Because each ecoregion was analyzed separately; biological index scores are not directly comparable between ecoregions. The model results for individual ecoregions can be displayed in the ACE-II Viewer or are available by request.
CDFW Map Viewers are best viewed using Firefox or
The ACE-II Viewer is an on-line, interactive map interface for displaying and manipulating the ACE-II maps, data, and model results. The viewer includes additional spatial data such as stressors, protected status of lands, and connectivity and corridors that can be overlaid on the ACE-II data layers. The viewer tool allows the user to display and contrast the arrangement and relative value of California's unique biological resources, providing a first step toward setting conservation priorities statewide.
- Statewide and Ecoregional Models: Model results depicting relative biological richness statewide and within each USDA Ecoregion Section can be displayed in the viewer or are available for download (see GIS Data below).
- Weighted-additive model interface: A component of the ACE-II Interactive Viewer that allows the user to adjust the weights of the various layers and display a customized model result.
- GIS Data: All spatial data layers can be displayed in the viewer or are available for download by following the instructions below.
GIS Data Download
Please refer to the ACE-II Project Report for an explanation of the data development and intended use prior to downloading the data.
The ACEII data is a very complex and dynamic data set. It will be updated as Department needs are identified, so we recommend checking back with us from time to time for updates. It is also an unsupported data set so we strongly encourage you to read all of the documentation and access the data through the online ACE viewer when possible.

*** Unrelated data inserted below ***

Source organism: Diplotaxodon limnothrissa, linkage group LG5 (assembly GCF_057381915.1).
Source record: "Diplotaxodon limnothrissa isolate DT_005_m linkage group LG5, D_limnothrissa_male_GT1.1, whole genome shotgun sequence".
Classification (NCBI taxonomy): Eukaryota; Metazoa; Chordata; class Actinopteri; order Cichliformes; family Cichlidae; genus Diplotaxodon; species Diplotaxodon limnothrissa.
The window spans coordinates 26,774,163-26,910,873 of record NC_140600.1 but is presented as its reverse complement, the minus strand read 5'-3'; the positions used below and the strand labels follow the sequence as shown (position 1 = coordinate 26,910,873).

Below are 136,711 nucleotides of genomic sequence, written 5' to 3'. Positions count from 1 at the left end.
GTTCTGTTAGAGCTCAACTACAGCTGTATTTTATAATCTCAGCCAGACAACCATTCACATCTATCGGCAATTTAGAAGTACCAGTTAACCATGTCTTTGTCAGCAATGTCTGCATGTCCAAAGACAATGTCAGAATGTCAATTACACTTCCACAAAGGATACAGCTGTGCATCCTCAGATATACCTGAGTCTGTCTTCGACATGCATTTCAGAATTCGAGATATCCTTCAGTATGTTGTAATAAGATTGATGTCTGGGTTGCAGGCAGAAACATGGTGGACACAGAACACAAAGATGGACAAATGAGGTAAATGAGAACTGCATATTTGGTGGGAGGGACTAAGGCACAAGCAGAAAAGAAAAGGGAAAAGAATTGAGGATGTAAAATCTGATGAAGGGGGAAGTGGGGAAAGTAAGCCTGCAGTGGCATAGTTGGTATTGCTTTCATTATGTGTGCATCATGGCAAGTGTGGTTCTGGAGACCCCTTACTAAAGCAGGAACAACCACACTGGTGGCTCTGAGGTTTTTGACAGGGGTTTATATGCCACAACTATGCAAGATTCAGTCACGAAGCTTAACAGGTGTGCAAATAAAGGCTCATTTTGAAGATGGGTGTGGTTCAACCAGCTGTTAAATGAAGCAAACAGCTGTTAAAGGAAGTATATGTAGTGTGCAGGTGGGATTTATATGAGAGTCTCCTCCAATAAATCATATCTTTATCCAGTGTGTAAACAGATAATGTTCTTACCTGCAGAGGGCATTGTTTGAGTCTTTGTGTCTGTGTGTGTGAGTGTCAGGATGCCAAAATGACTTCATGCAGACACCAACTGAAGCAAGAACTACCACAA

Reports and Further Information
- [PDF] ACE-II Project Report: detailed summary of the process and datasets developed
- [PDF] Frequently Asked Questions (FAQ)
- [PDF] ACE-II Uses and Limitations
- [PDF] Biological Index Model Flow Chart
- [PDF] ACE-II Interactive Viewer User Guide
- [PDF] July/August 2010 Outdoor California article
ACE-II is a component of a larger effort to plan for the conservation and management of California's resources at a landscape scale, which includes the California Wildlife: Conservation Challenges, California's Wildlife Action Plan; the California Climate Adaptation Strategy; and large-scale, multi-species conservation plans. The ACE-II products are complementary to the California Essential Habitat Connectivity Project, which identified large remaining blocks of intact habitat in California and modeled corridor linkages between these blocks. In addition, ACE-II is one building block in a long-term collaboration of 18 western states to develop robust Decision Support Systems for conservation planning.
For multi-state analysis, please visit the Western Governors' Crucial Habitat Assessment Tools (CHAT) website where a similar product is presented for California, in the context of the surrounding states. Please read our Comparison of CHAT and ACE-II document to better understand how these products differ.
Conservation Analysis Unit Coordinator
Biogeographic Data Branch